Some 194 people were sent to prison last year for non-payment of TV licence fines, compared to 31 in 2006 at the height of the boom.
The majority of those sent to jail were women, the Irish Prison Service confirmed. Females accounted for 121 of those sent down, while the remaining 73 were men.
Figures show that 25 people a day are now being sent to prison for not paying court fines.
The Irish Penal Reform Trust today said it costs the State around €200 to hold a prisoner each day, compared to €160 for the TV licence fee -- and that does not include court and Garda time.
A spokeswoman also expressed concern that women, the primary carer for children, make up the biggest number of those imprisoned for failing to pay fines related to TV licences.
"It is over two years since the Fines Act 2010 was signed into law and the Courts ICT system still hasn't received the upgrade necessary to process payment of fines by instalment," the IPRT said.
New legislation on this would be of little effect "unless this system is put in place with urgency."
Figures show that 4,470 people were imprisoned for non-payment of fines and debts in the first six months of the year, compared to 7,514 in 2011. This compares with 1,335 just five years ago in 2007.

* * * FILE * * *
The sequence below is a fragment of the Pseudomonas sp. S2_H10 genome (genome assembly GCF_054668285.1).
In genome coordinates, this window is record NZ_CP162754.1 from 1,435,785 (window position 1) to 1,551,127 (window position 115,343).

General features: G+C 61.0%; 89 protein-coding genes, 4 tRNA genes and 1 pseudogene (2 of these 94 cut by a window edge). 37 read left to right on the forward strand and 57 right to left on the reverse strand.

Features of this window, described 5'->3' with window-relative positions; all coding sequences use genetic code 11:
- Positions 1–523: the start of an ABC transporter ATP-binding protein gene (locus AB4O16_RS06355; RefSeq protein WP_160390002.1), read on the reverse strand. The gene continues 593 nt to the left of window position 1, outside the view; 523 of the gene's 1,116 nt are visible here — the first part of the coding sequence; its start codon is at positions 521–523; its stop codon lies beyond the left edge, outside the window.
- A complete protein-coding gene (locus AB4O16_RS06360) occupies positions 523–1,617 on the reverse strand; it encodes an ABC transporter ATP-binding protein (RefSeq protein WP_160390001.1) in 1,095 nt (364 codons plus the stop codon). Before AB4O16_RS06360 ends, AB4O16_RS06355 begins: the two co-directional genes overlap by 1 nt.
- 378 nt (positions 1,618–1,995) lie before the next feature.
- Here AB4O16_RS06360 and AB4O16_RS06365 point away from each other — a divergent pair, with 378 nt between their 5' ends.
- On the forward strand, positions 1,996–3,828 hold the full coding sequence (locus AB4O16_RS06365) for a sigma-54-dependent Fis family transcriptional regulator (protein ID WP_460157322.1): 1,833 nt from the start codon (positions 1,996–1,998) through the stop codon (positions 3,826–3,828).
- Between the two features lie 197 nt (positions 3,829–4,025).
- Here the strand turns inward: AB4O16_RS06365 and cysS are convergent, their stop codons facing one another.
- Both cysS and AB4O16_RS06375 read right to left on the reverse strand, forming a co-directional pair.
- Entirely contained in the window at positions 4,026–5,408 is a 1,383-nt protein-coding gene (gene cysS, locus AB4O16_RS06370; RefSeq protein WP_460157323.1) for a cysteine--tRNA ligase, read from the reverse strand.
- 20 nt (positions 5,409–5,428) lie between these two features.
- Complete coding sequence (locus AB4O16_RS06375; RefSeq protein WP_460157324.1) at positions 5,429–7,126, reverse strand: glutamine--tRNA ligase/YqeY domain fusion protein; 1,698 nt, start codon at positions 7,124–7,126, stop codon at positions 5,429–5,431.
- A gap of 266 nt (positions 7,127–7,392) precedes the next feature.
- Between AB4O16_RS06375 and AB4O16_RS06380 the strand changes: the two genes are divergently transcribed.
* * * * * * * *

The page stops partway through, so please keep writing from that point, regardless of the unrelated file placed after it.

It urged that the minimum of €100 for eligibility for payment of a fine by instalment be removed.
The trust also said it had reservations about the admin charge of up to 10pc to be imposed on those who opt to pay by instalment.
The IPRT recently called on Justice Minister Alan Shatter to consider making use of the right of pardon and and the power to commute or remit punishment - with one suggestion an amnesty for some or all fines defaulters to ease pressure on strained prison resources.
The fact that more women are being imprisoned for failure to pay fines was of "serious concern," it said.
Out of 1,680 women committed to prison last year, 1,300 were for non payment of court ordered fines.
Last year, 16,000 court summonses for not having a TV licence were processed in the first nine months of 2011. About 7,000 cases ended up in court.